Book Review: No Kidding

Hubby and I enjoy going to Chapters (a large book store in Canada). We grab a drink from Starbucks and look at books. A couple months ago, I came across “No Kidding” and it became the one that I browsed through whenever in Chapters. This collection of personal stories are short, easy to read, and thought provoking.

book-review-no-kidding-women-writers-on-bypas-L-NzEZ2vI opened this book expecting to read stories by women who are happy with their choice not to have children. To my surprise,  I didn’t find this book to be all positive re: being child-free. While some of the stories left me feeling neutral or encouraged, there were quite a few stories that left me feeling sad and discouraged. In some cases, I wasn’t convinced the author made the “right” choice to remain child-free. Some woman knew since they were a child that they did not want to raise children. Often, this early “knowing” was a direct result of a troubled childhood OR a mother who complained and/or looked miserable while raising them. Other women in this book placed their career as their “baby” and before they knew it, their possibility to have children biologically was nil as their egg supply was finito. There were others who called themselves “conservative or traditional” who didn’t have children as they held out for marriage and it never happened. These women were not willing to parent without an equally committed partner.

An encouraging theme through out the book was that regardless of the reason for remaining child-free, all of the woman feel that they are living a full life. None of these women are in a deep dark hole as a result of never having children. Some feel that not having children was the best thing they ever did. While others, not sure if it was the best idea, have come to terms with their reality. Even the select few who still experience some longing re: children (but its no longer a possibility) are mostly satisfied with their life. As a result of this book, I’m more aware of the variety of paths that lead a person to live child-free.  And encouraged that these authors are happily living their lives – whether they intended all along to be child-free or not.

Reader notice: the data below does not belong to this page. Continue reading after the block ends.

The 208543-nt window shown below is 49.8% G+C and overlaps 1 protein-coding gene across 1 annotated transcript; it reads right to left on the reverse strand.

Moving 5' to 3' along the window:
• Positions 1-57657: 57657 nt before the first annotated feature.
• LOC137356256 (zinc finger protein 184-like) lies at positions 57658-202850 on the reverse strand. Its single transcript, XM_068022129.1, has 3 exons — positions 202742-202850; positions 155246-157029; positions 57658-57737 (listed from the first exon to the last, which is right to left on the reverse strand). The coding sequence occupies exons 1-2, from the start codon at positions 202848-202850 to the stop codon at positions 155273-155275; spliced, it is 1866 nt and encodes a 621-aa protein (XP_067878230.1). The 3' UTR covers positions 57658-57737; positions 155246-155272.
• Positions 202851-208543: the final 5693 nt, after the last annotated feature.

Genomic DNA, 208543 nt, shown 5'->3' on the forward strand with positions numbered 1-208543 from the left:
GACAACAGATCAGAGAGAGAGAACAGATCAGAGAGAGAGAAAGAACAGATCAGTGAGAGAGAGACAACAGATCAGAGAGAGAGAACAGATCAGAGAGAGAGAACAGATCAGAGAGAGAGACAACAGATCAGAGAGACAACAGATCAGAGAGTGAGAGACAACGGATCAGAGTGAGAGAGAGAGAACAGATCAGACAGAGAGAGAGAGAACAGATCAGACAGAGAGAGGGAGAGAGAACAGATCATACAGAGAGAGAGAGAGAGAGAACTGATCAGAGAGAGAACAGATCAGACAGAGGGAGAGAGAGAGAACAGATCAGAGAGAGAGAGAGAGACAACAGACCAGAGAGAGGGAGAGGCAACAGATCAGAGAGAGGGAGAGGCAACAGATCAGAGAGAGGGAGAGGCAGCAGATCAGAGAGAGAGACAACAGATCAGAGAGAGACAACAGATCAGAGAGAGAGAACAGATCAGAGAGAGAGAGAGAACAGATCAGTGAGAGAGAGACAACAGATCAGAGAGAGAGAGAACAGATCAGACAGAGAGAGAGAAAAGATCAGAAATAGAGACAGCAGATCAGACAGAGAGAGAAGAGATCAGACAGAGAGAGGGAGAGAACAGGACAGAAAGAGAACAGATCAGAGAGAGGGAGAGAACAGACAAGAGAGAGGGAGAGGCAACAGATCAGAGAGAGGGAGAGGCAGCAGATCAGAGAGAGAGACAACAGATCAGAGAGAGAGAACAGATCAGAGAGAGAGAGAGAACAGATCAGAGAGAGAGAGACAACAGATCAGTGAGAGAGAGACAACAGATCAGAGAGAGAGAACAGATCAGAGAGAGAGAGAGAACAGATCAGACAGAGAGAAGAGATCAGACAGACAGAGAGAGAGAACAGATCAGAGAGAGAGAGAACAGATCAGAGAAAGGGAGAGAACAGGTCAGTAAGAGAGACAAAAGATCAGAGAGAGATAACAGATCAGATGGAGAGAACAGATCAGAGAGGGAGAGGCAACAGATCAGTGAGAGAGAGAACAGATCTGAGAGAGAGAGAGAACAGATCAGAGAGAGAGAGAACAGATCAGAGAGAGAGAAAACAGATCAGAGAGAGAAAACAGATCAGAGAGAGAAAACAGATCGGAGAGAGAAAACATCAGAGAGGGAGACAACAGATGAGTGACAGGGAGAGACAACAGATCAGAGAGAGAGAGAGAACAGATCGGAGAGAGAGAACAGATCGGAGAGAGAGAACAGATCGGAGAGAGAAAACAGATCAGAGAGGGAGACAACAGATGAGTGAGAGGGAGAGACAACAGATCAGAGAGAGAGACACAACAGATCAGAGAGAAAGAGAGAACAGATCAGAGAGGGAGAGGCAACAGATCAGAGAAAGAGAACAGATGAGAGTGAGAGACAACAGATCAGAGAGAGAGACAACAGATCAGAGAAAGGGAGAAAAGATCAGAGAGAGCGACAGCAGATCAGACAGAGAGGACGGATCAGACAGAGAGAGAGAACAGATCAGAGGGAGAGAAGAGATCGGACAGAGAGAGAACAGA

On turning 30 and not having children

In April, Lord willing, I will turn 30. In recent months, I have started to think about this. There’s a real panic that sinks in when I remember how close I am to my 30th birthday.  As I dig deeper, the panic seems to stem from the reality that I won’t be a mom by 30 years of age. While I may not have dreamed of having children as a child/teen/young adult, I must have assumed if I did have any that I’d have them by 30. When I compare myself to friends my age or younger than me with children, I feel little. Gosh, they seem to have accomplished so much in their lives and they aren’t yet 30!

What’s interesting is that I have had others (some young moms) compliment me in what I have accomplished thus far in my young adult years. I received my masters and work in my field. Due to not having children early in marriage, we have been able to pay off our student and consumer debt.  We purchased our home 3 years ago and do upgrades when we can afford to. We have traveled to a few of our “bucket list” locations. Of greater significance is that we have had these years to work on our marriage and that has produced much fruit!